In 1955, Hurricane Diane caused extensive flooding particularly along the Blackstone River including the city of Woonsocket, Rhode Island. In 1960, the West Hill Dam was completed and almost immediately tested by Hurricane Donna. The cities and towns downstream did not flood. The dam and the property around the dam is owned and maintained by the United States Corp of Army Engineers. The property is open to passive recreation such as swimming, picnicking, and hiking. There are three blazed trails on the property. The orange blazed Woodland Trail encompasses almost the entire property. A yellow blazed Grassland Trail meanders through the southwestern section of the property. Lastly the green blazed West River Trail loops in the center of the property. For this hike we started from the parking lot at the southern Access Road off of Hartford Avenue East. Walking north along the road we soon came to a kiosk warning of hunting season. Blaze orange is required here from October to January when hiking. Turning left we started to follow the gravel road that is blazed with orange diamond markers. The road is slightly raised above the surrounding terrain for a bit. At the intersection, turn to the right and continue to follow the orange blazes. The trail, still following a road, winds through a grove of hemlocks and is flanked by small ponds. Soon you will start seeing stone walls and a large granite bollard with a “N” carved in one side and an “U” carved in the other. This is the town line marker between Uxbridge and Northbridge. Shortly thereafter the orange blazed trail meets with the yellow blazed trail. For this short stretch follow the yellow blazes. The orange blazed trail runs parallel on the other side of the wall but the views are better along the yellow trail. To your right is a sweeping view of a small valley and the grasslands that the West River passes through. The yellow blazed trail soon splits to the right, stay left and pick up the orange blazed trail once again. Next there is a fairly large cellar hole on the left. Soon after that you will come to a road. Stay to the right here and follow the road to a parking lot on the left. By the kiosk is the beginning of the green blazed trail. This trail is about a half mile long and winds up and down hills as it loops through the forest of pines between a pond and the West River. There are several spur trails in this area, however, the green blazes are abundant and easy to follow. At the top of one of the hills is a bench to take a break. There are several bird feeders below that attract birds such as titmouse, nuthatch, and chickadees. Taking a moment to take in the sights we could also hear woodpeckers in the distance. Continuing along the green trail we soon came to the road once again. Turning left, we crossed a bridge over the West River. Along the road on the right is the Harrington Pool Picnic Area. There is a fee in the summer to swim and picnic here. After passing through the parking lot stay to the right of the information kiosk and follow the orange blazes once again. At the next split, stay to the right again following the orange blazes. The trail soon turns to the south and slowly climbs uphill as it winds through more forest. There is an occasional seasonal brook along the way and several large boulders. Soon the trail comes to the massive earthen dam. The walk across the top of the dam offers another sweeping view of the valley below. At the other end of the dam a small bridge crosses the West River nearly fifty feet below in a gorge. From here follow the access road back to the parking area.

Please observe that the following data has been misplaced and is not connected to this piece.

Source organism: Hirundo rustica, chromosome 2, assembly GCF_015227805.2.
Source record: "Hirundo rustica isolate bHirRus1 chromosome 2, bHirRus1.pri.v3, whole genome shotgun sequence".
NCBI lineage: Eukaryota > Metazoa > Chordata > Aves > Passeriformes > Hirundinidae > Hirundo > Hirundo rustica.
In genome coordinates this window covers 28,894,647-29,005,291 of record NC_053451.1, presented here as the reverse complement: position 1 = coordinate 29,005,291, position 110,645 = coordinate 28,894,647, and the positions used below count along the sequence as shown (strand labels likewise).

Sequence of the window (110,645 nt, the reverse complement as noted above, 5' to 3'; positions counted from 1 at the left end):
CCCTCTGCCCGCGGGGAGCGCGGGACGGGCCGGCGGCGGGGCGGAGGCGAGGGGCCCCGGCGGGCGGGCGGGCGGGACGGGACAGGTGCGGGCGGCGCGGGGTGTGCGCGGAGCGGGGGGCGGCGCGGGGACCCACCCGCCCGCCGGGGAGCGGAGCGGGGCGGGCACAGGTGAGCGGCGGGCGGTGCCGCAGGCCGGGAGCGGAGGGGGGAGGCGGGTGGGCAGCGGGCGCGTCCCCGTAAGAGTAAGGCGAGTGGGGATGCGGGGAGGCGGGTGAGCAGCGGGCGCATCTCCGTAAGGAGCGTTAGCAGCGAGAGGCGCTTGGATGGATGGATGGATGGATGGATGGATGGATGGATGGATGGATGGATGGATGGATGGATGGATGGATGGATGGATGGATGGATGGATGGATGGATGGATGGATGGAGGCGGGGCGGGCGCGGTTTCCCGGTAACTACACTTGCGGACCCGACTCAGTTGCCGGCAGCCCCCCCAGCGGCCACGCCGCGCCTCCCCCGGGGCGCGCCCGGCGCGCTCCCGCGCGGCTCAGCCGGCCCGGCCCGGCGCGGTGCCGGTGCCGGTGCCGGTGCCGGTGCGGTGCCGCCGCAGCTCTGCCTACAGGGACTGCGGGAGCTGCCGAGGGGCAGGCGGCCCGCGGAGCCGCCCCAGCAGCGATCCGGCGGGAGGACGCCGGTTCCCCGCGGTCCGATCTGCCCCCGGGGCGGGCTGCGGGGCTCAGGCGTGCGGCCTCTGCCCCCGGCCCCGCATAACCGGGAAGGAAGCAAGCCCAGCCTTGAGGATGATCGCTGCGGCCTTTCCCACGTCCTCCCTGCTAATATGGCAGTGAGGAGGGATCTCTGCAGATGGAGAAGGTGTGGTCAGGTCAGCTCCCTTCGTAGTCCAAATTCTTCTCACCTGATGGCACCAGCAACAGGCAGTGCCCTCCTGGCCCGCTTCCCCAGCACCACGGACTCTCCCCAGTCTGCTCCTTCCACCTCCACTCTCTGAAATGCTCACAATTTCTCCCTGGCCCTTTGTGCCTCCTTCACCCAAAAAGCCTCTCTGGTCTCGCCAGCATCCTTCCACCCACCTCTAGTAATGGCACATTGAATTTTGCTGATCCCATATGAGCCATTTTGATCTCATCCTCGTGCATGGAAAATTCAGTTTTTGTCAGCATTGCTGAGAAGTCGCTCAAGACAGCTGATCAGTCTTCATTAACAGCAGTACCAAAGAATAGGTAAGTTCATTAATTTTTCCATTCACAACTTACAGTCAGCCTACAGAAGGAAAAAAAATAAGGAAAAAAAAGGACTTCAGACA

Map can be found at: West Hill Dam.

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View From Upon The Dam

Third Beach – Middletown

  • Third Beach
  • Third Beach Road, Middletown, RI
  • Trailhead:  41°29’11.84″N, 71°14’48.07″W
  • Last Time Hiked: December 16, 2017
  • Approximate distance hiked: 1.3 miles
  • Fairly easy beach walk.

 

Third Beach in Middletown is a haven for beach goers in the summer months. With that said, the “off-season” is the best time to walk this stretch of beach. The beach faces the Sakonnet River just north of Sachuest Point. The beach is often visited by several species of birds as the beach is adjacent to a National Wildlife Preserve and the nearby Norman Bird Sanctuary. A fee to park will be charged during the beach season.

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Third Beach on a Winter Day.

Franklin Farm – Cumberland

  • Historic Metcalf Franklin Farm
  • Abbott Run Valley Road, Cumberland, RI
  • Trailhead:  41°57’59.58″N, 71°23’38.37″W
  • Last Time Hiked: December 3, 2017
  • Approximate distance hiked: 1.4 miles
  • Easy with some small hills.